Jesse Hess was afraid of the relative who has since been identified as a person of interest in her murder, her paternal family has revealed.
“She feared him,” her aunt, Natasha Hess, said on Friday of the man who had spent most of Jesse’s lifetime behind bars for raping a relative.
The man has been linked to the case by circumstantial evidence, police confirmed this past week, but has not yet been charged.
He was arrested this week in a separate rape case after being on the run for two days.
On Friday, the 31-year-old appeared in the Wynberg Magistrate’s Court on rape and robbery charges following an alleged attack on a 16-year-old girl in Hanover Park on Monday. He did not apply for bail.
Natasha said the man had been in jail since 2007 for raping a close relative. He was released on parole in December last year.
Jesse, 19 and her grandfather, Chris Lategan, 85, were murdered in the family’s Parow flat nine months later.
Jesse’s father, Lance, wore a pained expression as his wife, Audrey, recalled finding her stepdaughter naked and unresponsive in the one-bedroom unit she shared with her grandparents and aunt.
Lance and Jesse’s mother, Brenda who now lives in Florida, divorced when their only child was 3 years old. They shared custody of her until Brenda moved to the US and Jesse went to live with her grandmother, Cathy, and aunt Sandy two years ago.
Lance had known the man, one of Jesse’s maternal relatives, since he was just a child, never thinking the boy would grow up and one day be allegedly linked to the case involving his teenage daughter’s rape and murder.
‘He called me Uncle Lance’
“I saw him when he was a laaitie. He called me Uncle Lance,” he said.
They had rushed from their Parow Valley home to the flat on August 30 after Sandy had phoned to say that Jesse was not answering her phone, the couple recalled.
There, residents told her that Lategan was lying unconscious on the bathroom floor.
Neighbours had seen him through the window after Sandy, who had been at work, raised the alarm when she could not reach either Jesse or him that afternoon.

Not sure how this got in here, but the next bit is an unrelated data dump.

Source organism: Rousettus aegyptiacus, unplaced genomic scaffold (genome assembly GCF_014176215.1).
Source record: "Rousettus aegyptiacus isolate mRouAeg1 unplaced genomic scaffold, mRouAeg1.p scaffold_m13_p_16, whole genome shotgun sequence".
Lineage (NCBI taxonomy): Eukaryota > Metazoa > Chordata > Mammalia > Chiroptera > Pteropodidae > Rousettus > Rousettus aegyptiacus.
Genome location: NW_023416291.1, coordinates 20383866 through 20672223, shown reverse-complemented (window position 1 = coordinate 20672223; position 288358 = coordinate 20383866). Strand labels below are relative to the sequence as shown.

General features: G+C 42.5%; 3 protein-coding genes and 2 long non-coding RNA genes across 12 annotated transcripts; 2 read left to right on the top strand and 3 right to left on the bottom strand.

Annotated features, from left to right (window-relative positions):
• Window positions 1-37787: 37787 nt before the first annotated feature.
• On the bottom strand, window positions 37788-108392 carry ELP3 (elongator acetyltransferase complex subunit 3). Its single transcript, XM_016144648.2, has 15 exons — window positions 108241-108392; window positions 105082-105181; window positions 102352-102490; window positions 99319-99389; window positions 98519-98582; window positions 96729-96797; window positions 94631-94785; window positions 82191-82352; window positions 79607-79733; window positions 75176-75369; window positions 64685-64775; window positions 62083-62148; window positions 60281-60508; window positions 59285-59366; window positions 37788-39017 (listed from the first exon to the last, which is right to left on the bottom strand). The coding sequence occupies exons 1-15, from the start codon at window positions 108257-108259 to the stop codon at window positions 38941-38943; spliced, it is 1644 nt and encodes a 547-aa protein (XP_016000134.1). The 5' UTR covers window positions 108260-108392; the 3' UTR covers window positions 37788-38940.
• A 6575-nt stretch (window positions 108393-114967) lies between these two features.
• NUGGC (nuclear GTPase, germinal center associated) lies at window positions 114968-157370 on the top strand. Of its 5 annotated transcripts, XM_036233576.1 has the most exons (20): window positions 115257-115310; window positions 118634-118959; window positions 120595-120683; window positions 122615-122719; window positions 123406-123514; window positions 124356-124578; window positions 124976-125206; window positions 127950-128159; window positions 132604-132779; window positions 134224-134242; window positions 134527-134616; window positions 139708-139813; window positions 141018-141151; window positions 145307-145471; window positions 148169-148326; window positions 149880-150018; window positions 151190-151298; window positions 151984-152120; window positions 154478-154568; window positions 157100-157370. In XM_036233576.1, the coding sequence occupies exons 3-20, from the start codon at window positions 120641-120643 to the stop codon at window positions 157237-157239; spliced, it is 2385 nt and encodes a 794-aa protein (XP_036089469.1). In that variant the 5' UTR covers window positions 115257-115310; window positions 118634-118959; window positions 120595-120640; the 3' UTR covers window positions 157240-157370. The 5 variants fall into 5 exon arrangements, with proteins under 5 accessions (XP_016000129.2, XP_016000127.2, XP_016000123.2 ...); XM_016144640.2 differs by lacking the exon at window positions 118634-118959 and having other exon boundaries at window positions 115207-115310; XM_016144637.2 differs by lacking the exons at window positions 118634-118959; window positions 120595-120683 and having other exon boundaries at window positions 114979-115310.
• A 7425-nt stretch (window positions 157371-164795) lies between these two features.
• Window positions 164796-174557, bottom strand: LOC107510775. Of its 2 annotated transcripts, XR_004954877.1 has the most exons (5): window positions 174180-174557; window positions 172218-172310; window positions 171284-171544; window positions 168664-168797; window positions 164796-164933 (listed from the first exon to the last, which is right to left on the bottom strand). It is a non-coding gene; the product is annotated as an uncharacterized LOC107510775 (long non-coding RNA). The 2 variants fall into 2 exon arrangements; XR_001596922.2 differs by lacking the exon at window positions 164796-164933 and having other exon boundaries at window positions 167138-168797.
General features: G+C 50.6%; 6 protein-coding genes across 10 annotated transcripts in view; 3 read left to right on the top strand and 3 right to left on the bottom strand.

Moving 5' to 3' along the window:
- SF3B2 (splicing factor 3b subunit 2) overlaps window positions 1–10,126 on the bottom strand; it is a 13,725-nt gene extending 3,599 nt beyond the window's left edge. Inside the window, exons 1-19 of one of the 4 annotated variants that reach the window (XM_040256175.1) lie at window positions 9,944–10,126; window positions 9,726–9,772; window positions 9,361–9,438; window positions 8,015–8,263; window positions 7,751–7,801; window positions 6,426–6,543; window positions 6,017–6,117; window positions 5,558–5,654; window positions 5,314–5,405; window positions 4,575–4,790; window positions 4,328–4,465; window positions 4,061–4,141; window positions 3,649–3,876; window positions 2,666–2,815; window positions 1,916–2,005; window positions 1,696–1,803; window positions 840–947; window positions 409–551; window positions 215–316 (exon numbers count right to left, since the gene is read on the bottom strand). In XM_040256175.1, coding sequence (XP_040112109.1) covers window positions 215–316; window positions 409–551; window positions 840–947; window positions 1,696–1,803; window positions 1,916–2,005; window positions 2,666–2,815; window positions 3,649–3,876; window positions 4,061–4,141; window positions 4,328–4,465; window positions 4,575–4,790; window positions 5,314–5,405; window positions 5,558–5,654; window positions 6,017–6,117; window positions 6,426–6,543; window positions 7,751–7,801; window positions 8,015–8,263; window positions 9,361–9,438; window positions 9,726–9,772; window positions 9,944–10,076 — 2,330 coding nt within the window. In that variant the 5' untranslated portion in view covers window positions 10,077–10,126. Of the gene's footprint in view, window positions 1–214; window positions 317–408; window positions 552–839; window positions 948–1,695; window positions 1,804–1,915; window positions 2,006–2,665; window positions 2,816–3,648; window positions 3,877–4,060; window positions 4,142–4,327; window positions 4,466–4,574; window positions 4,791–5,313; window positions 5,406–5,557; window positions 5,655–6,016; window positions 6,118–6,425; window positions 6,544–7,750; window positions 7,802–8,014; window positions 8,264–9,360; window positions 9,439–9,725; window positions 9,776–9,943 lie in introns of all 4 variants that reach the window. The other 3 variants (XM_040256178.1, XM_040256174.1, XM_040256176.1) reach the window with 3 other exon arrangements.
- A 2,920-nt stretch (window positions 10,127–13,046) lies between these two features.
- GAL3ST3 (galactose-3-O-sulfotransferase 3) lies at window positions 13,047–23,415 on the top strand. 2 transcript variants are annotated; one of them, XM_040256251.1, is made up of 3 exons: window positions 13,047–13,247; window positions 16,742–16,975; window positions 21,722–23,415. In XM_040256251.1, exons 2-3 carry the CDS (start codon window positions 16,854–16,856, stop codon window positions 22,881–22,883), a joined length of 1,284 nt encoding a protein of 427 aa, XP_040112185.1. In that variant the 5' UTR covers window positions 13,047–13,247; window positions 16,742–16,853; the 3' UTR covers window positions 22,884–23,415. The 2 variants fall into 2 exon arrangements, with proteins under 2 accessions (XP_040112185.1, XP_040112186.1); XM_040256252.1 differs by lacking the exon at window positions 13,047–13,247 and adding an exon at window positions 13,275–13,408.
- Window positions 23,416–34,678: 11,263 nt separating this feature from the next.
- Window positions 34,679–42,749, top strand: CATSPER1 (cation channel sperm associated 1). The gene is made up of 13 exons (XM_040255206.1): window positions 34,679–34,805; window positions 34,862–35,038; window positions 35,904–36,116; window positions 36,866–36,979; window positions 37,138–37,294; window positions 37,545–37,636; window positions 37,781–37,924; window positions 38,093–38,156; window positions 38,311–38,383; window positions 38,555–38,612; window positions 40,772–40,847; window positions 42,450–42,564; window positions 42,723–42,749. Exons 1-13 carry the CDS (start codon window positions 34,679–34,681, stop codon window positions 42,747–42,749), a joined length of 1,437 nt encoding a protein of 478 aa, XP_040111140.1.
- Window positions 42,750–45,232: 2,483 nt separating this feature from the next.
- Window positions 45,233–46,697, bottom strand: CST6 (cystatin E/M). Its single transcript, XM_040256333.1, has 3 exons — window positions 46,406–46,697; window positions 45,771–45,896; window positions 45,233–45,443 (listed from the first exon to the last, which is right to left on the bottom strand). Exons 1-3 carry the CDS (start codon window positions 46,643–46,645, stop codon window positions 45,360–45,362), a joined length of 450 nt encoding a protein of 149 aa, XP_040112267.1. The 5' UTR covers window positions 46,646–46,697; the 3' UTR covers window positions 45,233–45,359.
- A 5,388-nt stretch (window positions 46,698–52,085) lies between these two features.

Audrey, who is slight in stature and Lategan’s granddaughter, gained access to the flat by breaking a glass panel on the front door.
Besides a couch which had been moved, everything inside looked as it should, she explained.
That was until she saw Lategan in the bathroom and Jesse naked on the bedroom floor.
Her stepdaughter was blue in the face, Audrey recalled.
“I just knew she was dead. I don’t want to close my eyes sometimes because I can still see it.”
Jesse, a youth leader in the Church of Nazarene, had been preparing for a sermon she was scheduled to give to the youth in Bonteheuwel that night, Audrey said.
“Her notebook and pencil had been lying on the floor with her earphones.”
The first-year theology student at the University of the Western Cape dreamed of one day becoming a pastor.
Lance spoke proudly of his daughter’s love for God. She had spent most of her time at church and never missed a service.
Lance’s brother, Richard, the family’s spokesperson, said they had for the past three months mourned, fasted and prayed that the perpetrator would be found.
“We made peace after we went for counselling.”
‘Jesse had lived a full life’
Richard said he took comfort in the words of a church leader who told them that although she had died young, Jesse had “lived a full life because of how she had lived, through God”.
Lance said losing his daughter in such a violent manner had changed how he parented his youngest daughter, who is 9 years old.
“I am so afraid for her. I love my children with everything I am. My girls are my everything.”
He smiled as he recalled how he had plaited little Jesse’s hair during her weekend visits.
Audrey, whom he had been dating at the time, pointed out her hair was a mess, but Lance had been proud he had styled his daughter’s crown himself.
“Now, she is in the place she is supposed to be, a better place,” he said.
“Jesse was borrowed to us. She had to go be with her heavenly Father.
“But the way she died, the type of person she was… this is just wrong.”
Lance’s youngest daughter said she missed “everything” about Jesse who had showed her how to apply make-up and braid her hair.
Lance stared at the T-shirts his relatives were wearing. A collage of photos of a smiling Jesse was printed on the front.
He said he had made his peace with the person who had killed his daughter.
“I am not going to say I don’t want to hit him, but that’s not going to help me, or my family.
“The only thing that will make me happy is if the perpetrator is given a couple of life sentences.”